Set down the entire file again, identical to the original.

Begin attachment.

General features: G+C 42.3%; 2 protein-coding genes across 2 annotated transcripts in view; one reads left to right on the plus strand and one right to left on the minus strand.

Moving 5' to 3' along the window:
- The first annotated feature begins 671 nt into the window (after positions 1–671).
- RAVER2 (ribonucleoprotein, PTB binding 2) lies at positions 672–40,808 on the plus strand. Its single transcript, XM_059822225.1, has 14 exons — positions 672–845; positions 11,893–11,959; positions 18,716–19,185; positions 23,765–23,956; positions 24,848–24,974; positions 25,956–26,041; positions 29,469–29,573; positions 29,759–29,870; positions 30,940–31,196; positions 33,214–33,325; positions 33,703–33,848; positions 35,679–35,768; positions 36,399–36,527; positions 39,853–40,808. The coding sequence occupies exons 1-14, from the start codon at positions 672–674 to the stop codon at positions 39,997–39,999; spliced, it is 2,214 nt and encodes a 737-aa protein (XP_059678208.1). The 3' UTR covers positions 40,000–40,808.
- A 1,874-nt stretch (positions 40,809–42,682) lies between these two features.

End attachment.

General features: G+C 42.3%; 2 protein-coding genes across 2 annotated transcripts in view; one reads left to right on the plus strand and one right to left on the minus strand.

Moving 5' to 3' along the window:
- The first annotated feature begins 671 nt into the window (after positions 1–671).
- RAVER2 (ribonucleoprotein, PTB binding 2) lies at positions 672–40,808 on the plus strand. Its single transcript, XM_059822225.1, has 14 exons — positions 672–845; positions 11,893–11,959; positions 18,716–19,185; positions 23,765–23,956; positions 24,848–24,974; positions 25,956–26,041; positions 29,469–29,573; positions 29,759–29,870; positions 30,940–31,196; positions 33,214–33,325; positions 33,703–33,848; positions 35,679–35,768; positions 36,399–36,527; positions 39,853–40,808. The coding sequence occupies exons 1-14, from the start codon at positions 672–674 to the stop codon at positions 39,997–39,999; spliced, it is 2,214 nt and encodes a 737-aa protein (XP_059678208.1). The 3' UTR covers positions 40,000–40,808.
- A 1,874-nt stretch (positions 40,809–42,682) lies between these two features.